Mental health in cancer; top execs come and go at Verily, iRhythm; Cognoa scores; May VC activity booms; Babylon goes public.
Does digital feature in cancer patients’ mental health care?
The biggest oncology meeting of the year, ASCO, kicks off this week. The psychosocial impact of COVID-19 on cancer patients is one of the key themes among studies presented, so we ran a snap-poll to assess whether mental health issues have become more prominent in this population. The majority of our respondents confirm that they have observed a moderate to significant increase in mental health symptoms among their cancer patients over last year (see graph). But what are their strategies to address their patients’ mental wellbeing? Technologies like health apps and digital therapeutics do feature in the armamentarium of certain respondents, but not for the majority, it seems. For full details of our snap-poll results, see Physician Views Results: Oncologists lean towards human-based, not digital, mental health support .
Verily gains Abernethy, iRhythm loses Coyle
Former FDA principal deputy commissioner Amy Abernethy has joined Verily as president of its clinical research business. This appointment caps off a spate of new hires  to senior commercial positions. In her role at Verily, Abernethy will oversee the expansion of the Baseline programme into a full-scale clinical evidence generation platform and look after the clinical research portfolio. Meanwhile, iRhythm has lost its recently appointed CEO, Mike Coyle, whose sudden departure is reportedly due to “personal matters”. The former Medtronic senior exec had taken the helm in January, but it’s been an eventful initiation with Coyle having to deal with slashed Medicare reimbursement rates for the company’s long-term Holter monitoring product, Zio XT. iRhythm’s share price took a knock, unsurprisingly, even though the firm assured investors the leadership transition does not affect its business outlook for the year.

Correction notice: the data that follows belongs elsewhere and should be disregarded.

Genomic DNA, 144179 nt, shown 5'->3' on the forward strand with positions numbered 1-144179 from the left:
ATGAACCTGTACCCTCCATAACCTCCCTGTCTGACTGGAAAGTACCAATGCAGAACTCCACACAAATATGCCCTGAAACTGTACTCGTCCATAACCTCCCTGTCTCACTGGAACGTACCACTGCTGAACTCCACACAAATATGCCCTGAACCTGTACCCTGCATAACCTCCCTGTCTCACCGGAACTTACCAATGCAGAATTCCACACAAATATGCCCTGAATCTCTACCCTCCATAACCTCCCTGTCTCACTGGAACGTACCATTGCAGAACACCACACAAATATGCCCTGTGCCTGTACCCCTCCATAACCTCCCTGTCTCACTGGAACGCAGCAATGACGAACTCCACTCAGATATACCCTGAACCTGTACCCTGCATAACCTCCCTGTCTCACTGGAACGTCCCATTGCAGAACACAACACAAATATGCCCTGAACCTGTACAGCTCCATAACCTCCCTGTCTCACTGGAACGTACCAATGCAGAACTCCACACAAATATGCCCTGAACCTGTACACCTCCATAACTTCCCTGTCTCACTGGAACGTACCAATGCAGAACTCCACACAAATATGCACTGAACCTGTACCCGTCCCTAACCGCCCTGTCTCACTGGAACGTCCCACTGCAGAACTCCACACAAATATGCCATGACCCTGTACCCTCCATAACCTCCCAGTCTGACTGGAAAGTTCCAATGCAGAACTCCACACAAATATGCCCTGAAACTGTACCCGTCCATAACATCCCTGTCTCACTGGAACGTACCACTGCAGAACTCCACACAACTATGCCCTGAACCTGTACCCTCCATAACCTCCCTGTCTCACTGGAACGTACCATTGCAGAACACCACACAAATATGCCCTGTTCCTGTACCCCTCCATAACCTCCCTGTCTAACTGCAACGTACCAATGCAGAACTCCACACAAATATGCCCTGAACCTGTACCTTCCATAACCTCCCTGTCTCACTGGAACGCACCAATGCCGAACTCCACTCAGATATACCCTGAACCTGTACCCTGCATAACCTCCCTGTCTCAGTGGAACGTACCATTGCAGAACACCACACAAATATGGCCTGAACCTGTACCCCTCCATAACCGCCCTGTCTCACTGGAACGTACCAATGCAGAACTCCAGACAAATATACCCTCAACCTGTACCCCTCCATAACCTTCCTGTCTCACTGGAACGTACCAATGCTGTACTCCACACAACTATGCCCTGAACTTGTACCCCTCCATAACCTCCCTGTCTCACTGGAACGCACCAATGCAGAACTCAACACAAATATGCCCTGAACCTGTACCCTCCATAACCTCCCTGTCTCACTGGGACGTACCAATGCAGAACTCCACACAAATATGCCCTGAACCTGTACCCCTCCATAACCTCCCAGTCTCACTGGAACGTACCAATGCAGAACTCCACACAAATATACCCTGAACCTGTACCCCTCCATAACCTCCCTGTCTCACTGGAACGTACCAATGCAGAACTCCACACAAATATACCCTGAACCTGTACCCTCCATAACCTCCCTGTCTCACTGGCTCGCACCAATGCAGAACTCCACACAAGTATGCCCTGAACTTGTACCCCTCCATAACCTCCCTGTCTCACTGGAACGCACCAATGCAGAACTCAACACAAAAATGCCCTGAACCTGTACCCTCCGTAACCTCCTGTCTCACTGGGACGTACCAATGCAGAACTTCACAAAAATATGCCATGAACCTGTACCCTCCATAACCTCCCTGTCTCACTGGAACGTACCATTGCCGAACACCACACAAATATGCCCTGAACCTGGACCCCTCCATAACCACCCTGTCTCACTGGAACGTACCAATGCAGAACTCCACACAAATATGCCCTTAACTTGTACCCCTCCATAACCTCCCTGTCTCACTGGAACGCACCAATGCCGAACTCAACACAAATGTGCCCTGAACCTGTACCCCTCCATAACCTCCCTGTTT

FDA gives nod to digital autism diagnostic aid
Cognoa 's Canvas Dx has become the first FDA-authorised diagnosis aid for autism spectrum disorder (ASD) in the primary-care setting. The solution uses AI to analyse caregiver information, given via an app, along with physician inputs to generate a result that doctors use as an aid to diagnose or rule out ASD and direct appropriate next steps in care. Canvas Dx is designed to shorten the diagnosis process to a few weeks, rather than the standard months or years.
Healthtech venture funding booms in May
May was the best month yet for venture funding activity. Deal volume was at its highest - albeit a slight increase over April - as was the total amount of investment dollars raised. Over $4.7 billion was invested, with precision oncology firm Caris Life Sciences bagging the biggest round at $830 million. But the VC that led the biggest round wasn’t the most prolific investor of the month - that crown is jointly held by Polaris Partners and Temasek. To find out which companies these investors backed and other details about May’s digital health venture deal flow (graph below gives some clues), go to Spotlight On: From May springs the best investment tally to date  and Spotlight On: Polaris, Temasek top May investor list .
Babylon goes public-by-SPAC
Telemedicine company Babylon Health  has finally put to rest rumours of it going public with news it will merge with special purpose acquisition company Alkuri Global Acquisition. The transaction will give Babylon an equity value of $4.2 billion and an estimated $575 million in gross proceeds. Since it was founded in 2013 in the UK, Babylon has expanded its reach to cover 24 million across Europe, North Amercia, Africa and 13 countries in Asia. Ali Parsa, the founder of Babylon, will remain at the helm after the merger completes.
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